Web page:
Please welcome guest blogger Greg Reed, ’06
to our Fords on Friday series. Thank you, Greg!
I graduated in May 2013 and since September of that year I have worked as an attorney at the most unique, and arguably one of the most prestigious, law firms in the United States. Its distinction is not defined by its success – although losses are rare – nor by its ground-breaking constitutional litigation – although it regularly appears before the highest courts of the country – but rather by its approach to client advocacy and its belief in legal entrepreneurship. More on this subject anon.
If you decide to attend law school (perhaps you are already reading this among law library shelves), you will inevitably find yourself among classmates representing the full spectrum of legal-profession ambitions. By some measure, there is nothing you can’t do, and no industry you can’t work in, if you obtain a law degree. Beyond the dichotomy of transactional and litigating attorneys – law degrees are used to justify careers in policy analysis, property development, government lobbying, and over the past few years, bartending, to name a few. These professional choices are often presented to law students as predetermined career paths, as if law school is the start of a choose-your-own-adventure paperback novel. In this conventional scenario the classes you choose, the extra-curriculars that overload your schedule, and how you spend your summers set you on an established course with an inevitable destination whether or not you’ve thought that far ahead.
In reality, you are the author of your own story. The diversity of interests and professional ambitions represented by your classmates is reflective of the endless possibilities your career presents. Regardless of the raging debate over the value of a law degree, upon graduation you are in fact equipped with knowledge and skills that transcend nearly all other disciplines. Add intelligence, which Fords have in spades, and the future is yours to write. With such an opportunity, what a waste it would be to look up from your desk in 30 years and wonder when exactly you decided to live another’s idea of a proper career. If you are conscious of the journey you are about to take, you’ll find the only limitation is the amount of time there is in a day.
I share this advice with you, imploration really, from my desk at the Institute for Justice, a pro bono civil liberties law firm that defends individuals’ most basic rights from government abuse. What makes IJ so unique is the manner in which it pursues its mission. For twenty-three years, IJ has been battling decades of precedent that have allowed the government to regularly, arbitrarily, and easily violate individual liberty. For example, are you aware that under current 5th Amendment precedent government can seize your home and transfer it to a private multinational corporation for office space? IJ argued against such abuse before the US Supreme Court and led a reform movement that reached 48 states. And are you aware that many cities, including Philadelphia, prevent food-truck vendors from parking within a couple hundred feet of restaurants or require them to be hailed like taxis, solely to protect certain established interests? IJ has won cases all over the country to enable small business owners an opportunity to compete with exciting cuisine options at affordable prices. Not only does IJ litigate in the court of law, it also litigates in the court of public opinion. Its work has been featured in nearly every major media outlet and its creative, fun videos are award-winning.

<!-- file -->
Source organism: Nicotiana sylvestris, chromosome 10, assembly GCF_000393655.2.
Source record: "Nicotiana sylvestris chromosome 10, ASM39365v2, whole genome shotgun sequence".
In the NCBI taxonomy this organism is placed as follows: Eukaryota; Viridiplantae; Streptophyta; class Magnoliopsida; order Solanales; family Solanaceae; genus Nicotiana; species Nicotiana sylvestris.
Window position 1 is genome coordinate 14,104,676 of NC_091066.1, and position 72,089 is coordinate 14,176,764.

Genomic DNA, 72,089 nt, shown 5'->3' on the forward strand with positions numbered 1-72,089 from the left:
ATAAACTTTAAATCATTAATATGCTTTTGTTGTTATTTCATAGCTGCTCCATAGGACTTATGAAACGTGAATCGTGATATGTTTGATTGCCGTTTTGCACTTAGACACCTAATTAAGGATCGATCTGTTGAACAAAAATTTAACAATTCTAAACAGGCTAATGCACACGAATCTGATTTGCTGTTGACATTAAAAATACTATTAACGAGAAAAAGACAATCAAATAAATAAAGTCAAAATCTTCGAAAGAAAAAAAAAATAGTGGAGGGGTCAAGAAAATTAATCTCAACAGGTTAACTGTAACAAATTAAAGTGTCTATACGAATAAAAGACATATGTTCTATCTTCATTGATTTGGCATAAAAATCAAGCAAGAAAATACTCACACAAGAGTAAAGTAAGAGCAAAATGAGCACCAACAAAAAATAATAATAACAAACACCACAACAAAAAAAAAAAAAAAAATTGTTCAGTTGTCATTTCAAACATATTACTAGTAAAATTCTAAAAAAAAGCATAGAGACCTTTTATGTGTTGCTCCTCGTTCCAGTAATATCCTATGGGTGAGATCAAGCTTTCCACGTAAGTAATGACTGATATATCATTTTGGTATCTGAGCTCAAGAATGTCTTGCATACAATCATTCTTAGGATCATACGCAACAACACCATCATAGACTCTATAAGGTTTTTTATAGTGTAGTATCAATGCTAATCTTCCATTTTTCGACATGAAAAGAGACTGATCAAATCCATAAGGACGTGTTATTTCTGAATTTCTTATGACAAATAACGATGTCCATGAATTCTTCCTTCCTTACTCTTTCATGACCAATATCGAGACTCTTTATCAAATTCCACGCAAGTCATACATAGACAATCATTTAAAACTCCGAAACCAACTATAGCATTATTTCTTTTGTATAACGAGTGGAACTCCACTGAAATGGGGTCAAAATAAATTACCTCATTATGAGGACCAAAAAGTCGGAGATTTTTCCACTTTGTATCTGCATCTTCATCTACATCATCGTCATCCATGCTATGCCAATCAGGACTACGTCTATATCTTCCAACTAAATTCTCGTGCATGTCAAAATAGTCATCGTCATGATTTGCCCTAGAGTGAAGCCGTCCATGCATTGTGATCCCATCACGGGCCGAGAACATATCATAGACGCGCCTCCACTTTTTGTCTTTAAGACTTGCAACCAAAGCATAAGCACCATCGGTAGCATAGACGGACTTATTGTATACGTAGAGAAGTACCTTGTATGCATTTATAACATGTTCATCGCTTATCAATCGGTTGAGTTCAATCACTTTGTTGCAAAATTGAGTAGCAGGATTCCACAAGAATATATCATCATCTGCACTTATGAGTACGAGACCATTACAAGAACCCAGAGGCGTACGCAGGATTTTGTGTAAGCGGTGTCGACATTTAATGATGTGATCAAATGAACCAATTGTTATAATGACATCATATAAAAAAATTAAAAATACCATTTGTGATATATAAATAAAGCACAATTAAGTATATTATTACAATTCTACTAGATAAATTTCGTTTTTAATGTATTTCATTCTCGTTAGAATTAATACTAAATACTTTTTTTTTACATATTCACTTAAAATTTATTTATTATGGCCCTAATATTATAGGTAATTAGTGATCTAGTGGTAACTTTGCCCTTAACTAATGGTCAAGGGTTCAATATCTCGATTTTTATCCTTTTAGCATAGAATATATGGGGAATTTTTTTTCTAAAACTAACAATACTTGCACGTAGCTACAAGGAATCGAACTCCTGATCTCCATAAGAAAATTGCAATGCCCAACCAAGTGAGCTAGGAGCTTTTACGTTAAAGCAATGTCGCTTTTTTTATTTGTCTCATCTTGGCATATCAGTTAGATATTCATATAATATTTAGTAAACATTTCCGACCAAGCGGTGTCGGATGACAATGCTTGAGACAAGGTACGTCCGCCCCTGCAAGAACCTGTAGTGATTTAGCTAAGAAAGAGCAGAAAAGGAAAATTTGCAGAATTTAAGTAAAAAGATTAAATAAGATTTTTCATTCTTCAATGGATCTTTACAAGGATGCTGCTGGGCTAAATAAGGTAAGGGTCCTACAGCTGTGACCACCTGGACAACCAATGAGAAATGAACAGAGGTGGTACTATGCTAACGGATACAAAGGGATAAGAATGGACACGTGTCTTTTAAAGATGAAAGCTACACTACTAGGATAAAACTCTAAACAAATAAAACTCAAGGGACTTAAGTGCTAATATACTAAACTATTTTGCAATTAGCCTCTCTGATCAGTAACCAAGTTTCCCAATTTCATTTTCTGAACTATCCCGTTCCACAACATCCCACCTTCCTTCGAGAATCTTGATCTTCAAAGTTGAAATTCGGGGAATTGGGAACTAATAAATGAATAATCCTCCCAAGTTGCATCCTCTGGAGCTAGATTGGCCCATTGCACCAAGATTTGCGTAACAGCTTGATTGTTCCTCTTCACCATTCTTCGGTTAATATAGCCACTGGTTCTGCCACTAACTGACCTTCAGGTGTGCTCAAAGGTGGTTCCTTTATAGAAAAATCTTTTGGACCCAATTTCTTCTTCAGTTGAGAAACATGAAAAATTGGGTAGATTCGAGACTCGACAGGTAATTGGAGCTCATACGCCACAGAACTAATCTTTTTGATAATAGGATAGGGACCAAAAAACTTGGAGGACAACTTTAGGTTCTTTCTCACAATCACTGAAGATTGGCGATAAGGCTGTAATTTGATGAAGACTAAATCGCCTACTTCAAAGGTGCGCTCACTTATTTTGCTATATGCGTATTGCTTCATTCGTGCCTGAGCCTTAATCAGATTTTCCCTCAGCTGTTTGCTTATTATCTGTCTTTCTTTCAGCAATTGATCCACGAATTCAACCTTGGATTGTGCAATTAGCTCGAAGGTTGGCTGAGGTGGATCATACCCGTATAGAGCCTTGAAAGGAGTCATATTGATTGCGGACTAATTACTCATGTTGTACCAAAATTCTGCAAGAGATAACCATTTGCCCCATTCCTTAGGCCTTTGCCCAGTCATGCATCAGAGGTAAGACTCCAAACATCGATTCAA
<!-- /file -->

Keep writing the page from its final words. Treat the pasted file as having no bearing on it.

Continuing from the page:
When the Institute for Justice started it had only two attorneys and very few believers. But from the beginning the founders decided that they would not let other people define what was possible. Today, IJ has six offices around the country, over 60 employees, and 30 attorneys. IJ’s entrepreneurial commitment is also what enables new attorneys to find, develop, and litigate their own cases. This is the same opportunity that every law school graduate has. Perhaps you will not start your own civil liberties law firm, but you will undoubtedly be presented with numerous opportunities — and countless more if you are looking — to pursue your passions. Maybe it will be in a pro bono case you find while billing hours at a firm. Perhaps it will be in after-hours charitable legal work for military service members who need guidance in drafting a will. Or maybe you will lobby your representatives for better government. The point is, no matter what you do with your law degree, there are endless possibilities that will enrich your life and the lives those around you. In the end a law degree provides you choices; don’t limit yourself only to one.
Greg Reed graduated from Haverford in 2006.
He graduated from American University Washington College of Law in 2013. He is an attorney for the Institute for Justice and can be reached at firstname.lastname@example.org.
You can meet Greg during the annual
Careers in Law Alumni Panel on Wednesday, March 26, 2014.